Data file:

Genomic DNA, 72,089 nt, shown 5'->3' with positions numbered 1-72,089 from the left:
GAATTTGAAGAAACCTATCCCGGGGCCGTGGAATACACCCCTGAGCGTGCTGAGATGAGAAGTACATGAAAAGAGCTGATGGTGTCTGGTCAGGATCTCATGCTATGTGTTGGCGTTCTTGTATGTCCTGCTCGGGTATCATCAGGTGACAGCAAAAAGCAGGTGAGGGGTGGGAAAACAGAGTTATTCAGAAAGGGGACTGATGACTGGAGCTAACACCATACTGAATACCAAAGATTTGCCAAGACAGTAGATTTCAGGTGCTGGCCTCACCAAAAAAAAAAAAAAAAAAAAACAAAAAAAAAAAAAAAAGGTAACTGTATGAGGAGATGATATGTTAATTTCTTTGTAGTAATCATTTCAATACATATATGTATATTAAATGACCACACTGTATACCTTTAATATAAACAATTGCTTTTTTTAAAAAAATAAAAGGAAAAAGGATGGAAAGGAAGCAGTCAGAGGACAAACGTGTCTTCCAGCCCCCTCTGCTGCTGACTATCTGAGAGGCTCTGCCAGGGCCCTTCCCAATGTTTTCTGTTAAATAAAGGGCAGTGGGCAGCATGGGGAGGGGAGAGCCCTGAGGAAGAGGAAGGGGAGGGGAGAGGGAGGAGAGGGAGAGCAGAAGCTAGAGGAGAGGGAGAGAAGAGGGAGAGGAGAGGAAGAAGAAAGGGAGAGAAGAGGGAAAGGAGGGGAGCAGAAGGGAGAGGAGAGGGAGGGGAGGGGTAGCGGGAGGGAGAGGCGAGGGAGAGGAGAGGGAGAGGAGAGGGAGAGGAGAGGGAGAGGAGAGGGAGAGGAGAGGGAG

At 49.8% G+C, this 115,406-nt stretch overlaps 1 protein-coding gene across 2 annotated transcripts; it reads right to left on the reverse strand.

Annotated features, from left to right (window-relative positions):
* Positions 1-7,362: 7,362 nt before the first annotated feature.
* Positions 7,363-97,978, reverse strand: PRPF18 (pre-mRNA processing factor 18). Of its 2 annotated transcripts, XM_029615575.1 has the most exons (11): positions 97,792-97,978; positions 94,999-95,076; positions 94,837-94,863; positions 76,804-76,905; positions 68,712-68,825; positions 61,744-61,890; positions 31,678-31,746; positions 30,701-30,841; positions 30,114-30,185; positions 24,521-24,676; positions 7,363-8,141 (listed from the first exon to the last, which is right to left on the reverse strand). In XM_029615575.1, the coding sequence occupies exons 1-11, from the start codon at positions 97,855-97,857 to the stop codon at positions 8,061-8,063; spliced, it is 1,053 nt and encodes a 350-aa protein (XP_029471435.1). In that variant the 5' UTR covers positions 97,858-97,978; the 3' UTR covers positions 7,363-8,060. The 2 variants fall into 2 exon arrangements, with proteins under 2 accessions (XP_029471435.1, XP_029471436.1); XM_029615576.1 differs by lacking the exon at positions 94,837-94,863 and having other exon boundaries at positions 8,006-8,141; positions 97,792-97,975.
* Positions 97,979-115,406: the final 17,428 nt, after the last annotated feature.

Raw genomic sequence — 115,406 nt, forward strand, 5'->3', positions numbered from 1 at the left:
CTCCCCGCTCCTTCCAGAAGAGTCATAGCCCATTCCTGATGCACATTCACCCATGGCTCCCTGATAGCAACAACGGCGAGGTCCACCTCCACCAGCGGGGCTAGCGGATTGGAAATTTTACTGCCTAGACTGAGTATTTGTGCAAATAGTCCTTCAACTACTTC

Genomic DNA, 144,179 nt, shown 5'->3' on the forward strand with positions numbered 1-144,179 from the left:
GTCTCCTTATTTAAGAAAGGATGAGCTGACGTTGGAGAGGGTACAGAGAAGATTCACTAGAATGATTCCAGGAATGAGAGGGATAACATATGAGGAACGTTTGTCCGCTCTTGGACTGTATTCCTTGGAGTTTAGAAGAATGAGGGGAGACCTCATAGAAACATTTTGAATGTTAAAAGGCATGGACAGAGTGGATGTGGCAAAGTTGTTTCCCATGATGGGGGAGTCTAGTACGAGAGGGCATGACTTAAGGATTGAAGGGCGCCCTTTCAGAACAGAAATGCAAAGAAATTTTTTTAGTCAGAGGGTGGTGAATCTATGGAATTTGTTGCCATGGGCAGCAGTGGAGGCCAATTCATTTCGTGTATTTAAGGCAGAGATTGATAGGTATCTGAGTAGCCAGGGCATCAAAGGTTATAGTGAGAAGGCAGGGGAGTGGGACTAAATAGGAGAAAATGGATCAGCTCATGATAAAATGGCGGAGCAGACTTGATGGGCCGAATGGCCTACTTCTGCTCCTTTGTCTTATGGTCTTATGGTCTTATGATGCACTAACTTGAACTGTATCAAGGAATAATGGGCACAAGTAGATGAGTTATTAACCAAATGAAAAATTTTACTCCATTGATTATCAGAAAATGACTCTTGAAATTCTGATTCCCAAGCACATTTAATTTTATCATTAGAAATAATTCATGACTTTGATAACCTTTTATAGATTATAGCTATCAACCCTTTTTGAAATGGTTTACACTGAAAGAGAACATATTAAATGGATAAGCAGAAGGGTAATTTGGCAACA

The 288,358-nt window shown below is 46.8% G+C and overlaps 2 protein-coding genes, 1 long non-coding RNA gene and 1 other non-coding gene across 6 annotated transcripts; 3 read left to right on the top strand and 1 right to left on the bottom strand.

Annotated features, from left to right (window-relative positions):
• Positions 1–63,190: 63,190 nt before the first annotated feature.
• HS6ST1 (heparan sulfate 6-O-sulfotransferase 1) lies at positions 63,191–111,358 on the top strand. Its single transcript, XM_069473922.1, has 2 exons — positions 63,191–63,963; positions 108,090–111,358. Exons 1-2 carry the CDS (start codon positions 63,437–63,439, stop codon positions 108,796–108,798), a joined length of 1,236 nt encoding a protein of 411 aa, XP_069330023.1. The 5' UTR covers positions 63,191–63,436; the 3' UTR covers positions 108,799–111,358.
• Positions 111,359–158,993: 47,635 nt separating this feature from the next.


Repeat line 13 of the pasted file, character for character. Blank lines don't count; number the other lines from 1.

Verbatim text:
Annotated features, from left to right (window-relative positions):